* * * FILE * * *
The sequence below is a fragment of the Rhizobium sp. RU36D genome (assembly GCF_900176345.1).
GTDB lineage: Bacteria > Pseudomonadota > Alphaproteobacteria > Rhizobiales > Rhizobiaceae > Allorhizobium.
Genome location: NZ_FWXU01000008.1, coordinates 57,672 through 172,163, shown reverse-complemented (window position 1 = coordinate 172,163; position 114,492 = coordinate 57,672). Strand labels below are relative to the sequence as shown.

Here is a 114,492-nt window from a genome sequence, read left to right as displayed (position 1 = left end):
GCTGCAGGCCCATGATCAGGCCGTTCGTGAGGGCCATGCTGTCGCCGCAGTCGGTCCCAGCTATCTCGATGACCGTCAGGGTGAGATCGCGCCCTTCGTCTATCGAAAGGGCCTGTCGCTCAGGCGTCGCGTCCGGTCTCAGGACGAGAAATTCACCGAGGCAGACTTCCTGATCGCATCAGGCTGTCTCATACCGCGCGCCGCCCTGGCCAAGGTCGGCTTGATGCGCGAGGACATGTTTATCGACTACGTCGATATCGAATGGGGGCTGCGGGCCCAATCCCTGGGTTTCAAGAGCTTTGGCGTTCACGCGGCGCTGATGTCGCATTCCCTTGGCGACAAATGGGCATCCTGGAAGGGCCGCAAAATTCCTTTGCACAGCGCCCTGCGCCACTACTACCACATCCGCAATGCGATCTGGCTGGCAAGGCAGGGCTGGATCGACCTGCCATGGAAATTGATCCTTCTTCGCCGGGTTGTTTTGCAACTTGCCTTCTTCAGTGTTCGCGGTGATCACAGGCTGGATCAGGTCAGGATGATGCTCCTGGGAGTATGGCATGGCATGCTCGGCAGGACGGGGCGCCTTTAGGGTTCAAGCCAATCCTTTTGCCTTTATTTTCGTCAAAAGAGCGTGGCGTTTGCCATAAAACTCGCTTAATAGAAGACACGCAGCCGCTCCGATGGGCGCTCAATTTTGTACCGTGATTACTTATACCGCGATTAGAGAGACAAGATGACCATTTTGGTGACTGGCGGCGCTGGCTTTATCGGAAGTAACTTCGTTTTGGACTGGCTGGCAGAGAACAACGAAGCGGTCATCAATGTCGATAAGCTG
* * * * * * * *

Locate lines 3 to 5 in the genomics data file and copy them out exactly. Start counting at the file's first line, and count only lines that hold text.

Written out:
Genome location: NZ_FWXU01000008.1, coordinates 57,672 through 172,163, shown reverse-complemented (window position 1 = coordinate 172,163; position 114,492 = coordinate 57,672). Strand labels below are relative to the sequence as shown.

Here is a 114,492-nt window from a genome sequence, read left to right as displayed (position 1 = left end):
GCTGCAGGCCCATGATCAGGCCGTTCGTGAGGGCCATGCTGTCGCCGCAGTCGGTCCCAGCTATCTCGATGACCGTCAGGGTGAGATCGCGCCCTTCGTCTATCGAAAGGGCCTGTCGCTCAGGCGTCGCGTCCGGTCTCAGGACGAGAAATTCACCGAGGCAGACTTCCTGATCGCATCAGGCTGTCTCATACCGCGCGCCGCCCTGGCCAAGGTCGGCTTGATGCGCGAGGACATGTTTATCGACTACGTCGATATCGAATGGGGGCTGCGGGCCCAATCCCTGGGTTTCAAGAGCTTTGGCGTTCACGCGGCGCTGATGTCGCATTCCCTTGGCGACAAATGGGCATCCTGGAAGGGCCGCAAAATTCCTTTGCACAGCGCCCTGCGCCACTACTACCACATCCGCAATGCGATCTGGCTGGCAAGGCAGGGCTGGATCGACCTGCCATGGAAATTGATCCTTCTTCGCCGGGTTGTTTTGCAACTTGCCTTCTTCAGTGTTCGCGGTGATCACAGGCTGGATCAGGTCAGGATGATGCTCCTGGGAGTATGGCATGGCATGCTCGGCAGGACGGGGCGCCTTTAGGGTTCAAGCCAATCCTTTTGCCTTTATTTTCGTCAAAAGAGCGTGGCGTTTGCCATAAAACTCGCTTAATAGAAGACACGCAGCCGCTCCGATGGGCGCTCAATTTTGTACCGTGATTACTTATACCGCGATTAGAGAGACAAGATGACCATTTTGGTGACTGGCGGCGCTGGCTTTATCGGAAGTAACTTCGTTTTGGACTGGCTGGCAGAGAACAACGAAGCGGTCATCAATGTCGATAAGCTG